Near Death Experiences
A comparison of the effects of hypoxia to the reports of a brush with the afterlife.
by Brian Dunning
June 7, 2011
Today we're going to float around the operating room, look down at our own body lying there on the table, hear the heart monitor switch to a solid tone, and learn first-hand what some believe goes on during a near death experience. When a small percentage of people are near death or are temporarily dead, either from an accident or during emergency lifesaving treatment, they report eerie experiences that they interpret as having crossed the threshold into an afterlife. Some authors and researchers have catalogued these reports and concluded that the experiences must have been real, while some skeptical researchers have found that the experiences are the natural and expected result of low oxygen to the brain. It seems the perfect place to point our skeptical eye.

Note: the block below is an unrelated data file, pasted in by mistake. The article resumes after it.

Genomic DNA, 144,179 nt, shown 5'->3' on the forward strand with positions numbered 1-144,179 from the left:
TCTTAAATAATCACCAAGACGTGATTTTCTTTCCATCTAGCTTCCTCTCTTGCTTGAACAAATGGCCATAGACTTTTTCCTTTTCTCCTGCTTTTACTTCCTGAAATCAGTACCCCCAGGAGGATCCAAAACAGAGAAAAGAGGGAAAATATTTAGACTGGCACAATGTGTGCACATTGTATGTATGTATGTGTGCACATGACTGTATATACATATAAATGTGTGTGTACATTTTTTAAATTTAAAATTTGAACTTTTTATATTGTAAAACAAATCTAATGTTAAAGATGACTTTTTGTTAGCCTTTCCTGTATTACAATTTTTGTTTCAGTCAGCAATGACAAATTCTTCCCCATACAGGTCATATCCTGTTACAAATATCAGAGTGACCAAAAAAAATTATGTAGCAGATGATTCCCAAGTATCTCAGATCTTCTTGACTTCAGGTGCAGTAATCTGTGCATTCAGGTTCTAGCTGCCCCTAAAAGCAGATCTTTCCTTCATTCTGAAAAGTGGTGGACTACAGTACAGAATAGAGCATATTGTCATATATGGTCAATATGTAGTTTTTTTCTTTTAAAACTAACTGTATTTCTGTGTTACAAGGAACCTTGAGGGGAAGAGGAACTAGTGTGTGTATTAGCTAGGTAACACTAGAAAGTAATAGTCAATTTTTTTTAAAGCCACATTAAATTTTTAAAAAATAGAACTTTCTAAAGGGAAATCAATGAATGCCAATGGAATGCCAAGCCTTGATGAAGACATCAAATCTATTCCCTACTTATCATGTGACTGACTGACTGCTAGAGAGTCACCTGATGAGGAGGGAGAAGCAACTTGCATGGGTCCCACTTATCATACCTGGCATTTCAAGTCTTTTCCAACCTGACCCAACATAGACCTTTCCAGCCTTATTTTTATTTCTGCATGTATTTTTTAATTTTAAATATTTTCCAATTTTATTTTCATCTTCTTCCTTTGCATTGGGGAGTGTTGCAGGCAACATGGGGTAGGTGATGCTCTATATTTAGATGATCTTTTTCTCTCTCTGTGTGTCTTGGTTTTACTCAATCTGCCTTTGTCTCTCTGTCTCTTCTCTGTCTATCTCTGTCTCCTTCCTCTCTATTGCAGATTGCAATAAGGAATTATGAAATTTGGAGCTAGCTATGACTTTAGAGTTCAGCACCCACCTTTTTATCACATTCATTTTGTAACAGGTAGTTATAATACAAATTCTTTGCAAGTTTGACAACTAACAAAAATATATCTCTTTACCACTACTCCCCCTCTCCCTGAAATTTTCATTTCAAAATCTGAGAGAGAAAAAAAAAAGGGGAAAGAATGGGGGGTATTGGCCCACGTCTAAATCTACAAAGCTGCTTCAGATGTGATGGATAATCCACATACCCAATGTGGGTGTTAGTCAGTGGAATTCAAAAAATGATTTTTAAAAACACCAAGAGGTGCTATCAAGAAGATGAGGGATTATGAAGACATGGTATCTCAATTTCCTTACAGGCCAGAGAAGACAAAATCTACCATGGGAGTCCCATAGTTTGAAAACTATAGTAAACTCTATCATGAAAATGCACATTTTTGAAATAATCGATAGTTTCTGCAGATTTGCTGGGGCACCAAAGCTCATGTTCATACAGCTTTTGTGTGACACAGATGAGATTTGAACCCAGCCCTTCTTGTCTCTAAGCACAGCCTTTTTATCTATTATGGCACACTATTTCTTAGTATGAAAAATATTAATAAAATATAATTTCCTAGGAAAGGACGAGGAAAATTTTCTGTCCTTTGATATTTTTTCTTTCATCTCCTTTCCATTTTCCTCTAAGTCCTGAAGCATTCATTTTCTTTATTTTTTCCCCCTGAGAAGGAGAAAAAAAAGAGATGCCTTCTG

A favorite starting point when examining such tales is the application of Occam's Razor. This states that the explanation requiring the introduction of the fewest new assumptions about our world is probably the true one; in other words, the explanation that best fits our understanding of the way the world works. The supernatural explanation for near death experiences (NDEs) requires the existence of an afterlife, heaven or hell or whatever you prefer to call it. To science, which has never found any reason to suspect life might continue after the death of the body, such a place would be a major new assumption about our world. But to many people with certain religious beliefs, such a place is a given and the afterlife is real, and is thus not a new assumption. So to a lot of people, Occam's Razor does nothing to settle this particular question.